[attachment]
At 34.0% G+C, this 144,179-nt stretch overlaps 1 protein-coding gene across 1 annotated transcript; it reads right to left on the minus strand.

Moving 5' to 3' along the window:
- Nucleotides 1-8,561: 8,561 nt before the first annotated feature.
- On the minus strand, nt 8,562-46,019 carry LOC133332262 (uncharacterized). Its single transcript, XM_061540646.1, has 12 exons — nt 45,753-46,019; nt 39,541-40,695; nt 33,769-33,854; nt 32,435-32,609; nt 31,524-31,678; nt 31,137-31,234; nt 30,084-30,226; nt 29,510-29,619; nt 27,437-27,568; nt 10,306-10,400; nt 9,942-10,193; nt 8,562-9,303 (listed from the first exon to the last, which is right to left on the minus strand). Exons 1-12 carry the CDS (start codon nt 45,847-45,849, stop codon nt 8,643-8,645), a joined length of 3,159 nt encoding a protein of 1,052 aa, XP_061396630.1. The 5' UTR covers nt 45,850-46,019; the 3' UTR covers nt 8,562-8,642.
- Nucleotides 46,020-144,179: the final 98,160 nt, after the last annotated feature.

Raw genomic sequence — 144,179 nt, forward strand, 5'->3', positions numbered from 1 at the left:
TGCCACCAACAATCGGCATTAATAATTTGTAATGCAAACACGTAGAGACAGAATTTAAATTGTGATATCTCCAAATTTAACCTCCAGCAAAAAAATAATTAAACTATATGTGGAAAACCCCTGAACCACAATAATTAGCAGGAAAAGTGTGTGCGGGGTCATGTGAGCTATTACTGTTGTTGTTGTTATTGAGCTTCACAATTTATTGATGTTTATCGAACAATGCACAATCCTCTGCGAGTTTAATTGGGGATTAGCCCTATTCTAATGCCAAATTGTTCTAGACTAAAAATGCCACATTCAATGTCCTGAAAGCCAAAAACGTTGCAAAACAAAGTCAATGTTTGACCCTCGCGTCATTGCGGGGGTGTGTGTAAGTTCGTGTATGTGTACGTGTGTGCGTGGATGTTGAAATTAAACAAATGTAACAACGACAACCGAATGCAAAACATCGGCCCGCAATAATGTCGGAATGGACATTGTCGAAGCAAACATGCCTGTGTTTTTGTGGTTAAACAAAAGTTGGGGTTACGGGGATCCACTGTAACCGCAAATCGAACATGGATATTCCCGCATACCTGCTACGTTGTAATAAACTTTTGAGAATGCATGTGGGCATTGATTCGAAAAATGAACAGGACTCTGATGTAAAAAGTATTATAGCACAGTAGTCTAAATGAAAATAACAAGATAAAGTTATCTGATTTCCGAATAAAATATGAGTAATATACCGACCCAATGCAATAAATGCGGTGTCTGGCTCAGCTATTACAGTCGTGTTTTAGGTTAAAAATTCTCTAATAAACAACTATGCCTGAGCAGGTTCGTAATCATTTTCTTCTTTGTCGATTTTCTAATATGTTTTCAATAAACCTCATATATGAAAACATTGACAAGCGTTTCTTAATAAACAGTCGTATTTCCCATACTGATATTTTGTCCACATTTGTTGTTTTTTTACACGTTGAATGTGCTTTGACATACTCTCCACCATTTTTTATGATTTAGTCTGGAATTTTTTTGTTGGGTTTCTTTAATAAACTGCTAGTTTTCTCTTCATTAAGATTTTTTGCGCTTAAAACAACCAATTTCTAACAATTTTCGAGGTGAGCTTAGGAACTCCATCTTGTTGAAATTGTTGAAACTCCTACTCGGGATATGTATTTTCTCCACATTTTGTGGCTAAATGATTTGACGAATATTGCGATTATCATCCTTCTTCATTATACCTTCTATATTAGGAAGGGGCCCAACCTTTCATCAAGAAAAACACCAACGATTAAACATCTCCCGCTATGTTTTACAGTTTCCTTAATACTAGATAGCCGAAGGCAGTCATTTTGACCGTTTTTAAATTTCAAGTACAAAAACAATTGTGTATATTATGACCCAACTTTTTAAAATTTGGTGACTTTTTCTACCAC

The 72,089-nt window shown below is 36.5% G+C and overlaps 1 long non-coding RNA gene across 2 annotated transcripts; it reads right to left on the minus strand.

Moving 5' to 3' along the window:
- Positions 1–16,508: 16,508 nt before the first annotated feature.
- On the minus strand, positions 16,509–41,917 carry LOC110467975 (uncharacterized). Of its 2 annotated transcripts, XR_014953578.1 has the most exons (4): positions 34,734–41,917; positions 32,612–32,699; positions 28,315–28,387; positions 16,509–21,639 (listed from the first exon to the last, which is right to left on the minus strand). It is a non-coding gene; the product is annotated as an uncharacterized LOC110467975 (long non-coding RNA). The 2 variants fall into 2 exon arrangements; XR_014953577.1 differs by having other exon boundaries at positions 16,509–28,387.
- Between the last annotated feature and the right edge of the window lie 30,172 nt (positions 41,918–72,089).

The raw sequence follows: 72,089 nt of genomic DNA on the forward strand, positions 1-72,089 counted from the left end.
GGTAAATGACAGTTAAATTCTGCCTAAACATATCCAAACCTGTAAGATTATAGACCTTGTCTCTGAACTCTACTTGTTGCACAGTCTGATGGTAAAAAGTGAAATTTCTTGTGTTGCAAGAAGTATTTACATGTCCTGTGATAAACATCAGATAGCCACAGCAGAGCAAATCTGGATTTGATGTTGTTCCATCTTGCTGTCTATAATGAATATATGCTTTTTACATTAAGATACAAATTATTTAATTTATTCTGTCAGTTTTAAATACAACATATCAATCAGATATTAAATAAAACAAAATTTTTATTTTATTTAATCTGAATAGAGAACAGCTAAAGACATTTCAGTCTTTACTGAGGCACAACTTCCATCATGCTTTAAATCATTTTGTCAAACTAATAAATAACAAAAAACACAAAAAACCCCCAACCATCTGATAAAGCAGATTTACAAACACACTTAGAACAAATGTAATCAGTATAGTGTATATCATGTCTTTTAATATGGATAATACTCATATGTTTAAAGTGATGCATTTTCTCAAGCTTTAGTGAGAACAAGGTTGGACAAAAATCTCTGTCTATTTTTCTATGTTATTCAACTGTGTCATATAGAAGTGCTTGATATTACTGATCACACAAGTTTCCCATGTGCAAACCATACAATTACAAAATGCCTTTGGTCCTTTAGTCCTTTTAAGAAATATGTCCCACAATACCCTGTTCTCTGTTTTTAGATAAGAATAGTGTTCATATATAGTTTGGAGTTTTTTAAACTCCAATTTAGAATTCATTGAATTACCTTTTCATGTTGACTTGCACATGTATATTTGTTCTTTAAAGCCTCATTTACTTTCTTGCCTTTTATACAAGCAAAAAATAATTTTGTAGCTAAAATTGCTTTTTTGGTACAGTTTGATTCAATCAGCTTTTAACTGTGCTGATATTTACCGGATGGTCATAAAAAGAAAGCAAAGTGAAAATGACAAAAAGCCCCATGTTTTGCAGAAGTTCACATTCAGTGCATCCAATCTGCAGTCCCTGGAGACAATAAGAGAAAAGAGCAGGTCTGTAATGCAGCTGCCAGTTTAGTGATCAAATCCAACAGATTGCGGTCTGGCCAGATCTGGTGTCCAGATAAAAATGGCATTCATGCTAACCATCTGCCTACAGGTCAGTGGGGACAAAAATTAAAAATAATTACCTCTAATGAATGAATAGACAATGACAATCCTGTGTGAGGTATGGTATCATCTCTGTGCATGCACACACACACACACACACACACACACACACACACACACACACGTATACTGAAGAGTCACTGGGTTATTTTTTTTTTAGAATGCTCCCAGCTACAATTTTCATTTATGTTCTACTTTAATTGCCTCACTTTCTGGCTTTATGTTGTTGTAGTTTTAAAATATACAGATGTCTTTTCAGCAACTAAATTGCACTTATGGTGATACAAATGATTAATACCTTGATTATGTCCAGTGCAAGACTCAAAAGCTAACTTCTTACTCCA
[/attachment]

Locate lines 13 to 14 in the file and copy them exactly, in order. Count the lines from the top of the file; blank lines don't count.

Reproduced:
The raw sequence follows: 72,089 nt of genomic DNA on the forward strand, positions 1-72,089 counted from the left end.
GGTAAATGACAGTTAAATTCTGCCTAAACATATCCAAACCTGTAAGATTATAGACCTTGTCTCTGAACTCTACTTGTTGCACAGTCTGATGGTAAAAAGTGAAATTTCTTGTGTTGCAAGAAGTATTTACATGTCCTGTGATAAACATCAGATAGCCACAGCAGAGCAAATCTGGATTTGATGTTGTTCCATCTTGCTGTCTATAATGAATATATGCTTTTTACATTAAGATACAAATTATTTAATTTATTCTGTCAGTTTTAAATACAACATATCAATCAGATATTAAATAAAACAAAATTTTTATTTTATTTAATCTGAATAGAGAACAGCTAAAGACATTTCAGTCTTTACTGAGGCACAACTTCCATCATGCTTTAAATCATTTTGTCAAACTAATAAATAACAAAAAACACAAAAAACCCCCAACCATCTGATAAAGCAGATTTACAAACACACTTAGAACAAATGTAATCAGTATAGTGTATATCATGTCTTTTAATATGGATAATACTCATATGTTTAAAGTGATGCATTTTCTCAAGCTTTAGTGAGAACAAGGTTGGACAAAAATCTCTGTCTATTTTTCTATGTTATTCAACTGTGTCATATAGAAGTGCTTGATATTACTGATCACACAAGTTTCCCATGTGCAAACCATACAATTACAAAATGCCTTTGGTCCTTTAGTCCTTTTAAGAAATATGTCCCACAATACCCTGTTCTCTGTTTTTAGATAAGAATAGTGTTCATATATAGTTTGGAGTTTTTTAAACTCCAATTTAGAATTCATTGAATTACCTTTTCATGTTGACTTGCACATGTATATTTGTTCTTTAAAGCCTCATTTACTTTCTTGCCTTTTATACAAGCAAAAAATAATTTTGTAGCTAAAATTGCTTTTTTGGTACAGTTTGATTCAATCAGCTTTTAACTGTGCTGATATTTACCGGATGGTCATAAAAAGAAAGCAAAGTGAAAATGACAAAAAGCCCCATGTTTTGCAGAAGTTCACATTCAGTGCATCCAATCTGCAGTCCCTGGAGACAATAAGAGAAAAGAGCAGGTCTGTAATGCAGCTGCCAGTTTAGTGATCAAATCCAACAGATTGCGGTCTGGCCAGATCTGGTGTCCAGATAAAAATGGCATTCATGCTAACCATCTGCCTACAGGTCAGTGGGGACAAAAATTAAAAATAATTACCTCTAATGAATGAATAGACAATGACAATCCTGTGTGAGGTATGGTATCATCTCTGTGCATGCACACACACACACACACACACACACACACACACACACACACACGTATACTGAAGAGTCACTGGGTTATTTTTTTTTTAGAATGCTCCCAGCTACAATTTTCATTTATGTTCTACTTTAATTGCCTCACTTTCTGGCTTTATGTTGTTGTAGTTTTAAAATATACAGATGTCTTTTCAGCAACTAAATTGCACTTATGGTGATACAAATGATTAATACCTTGATTATGTCCAGTGCAAGACTCAAAAGCTAACTTCTTACTCCA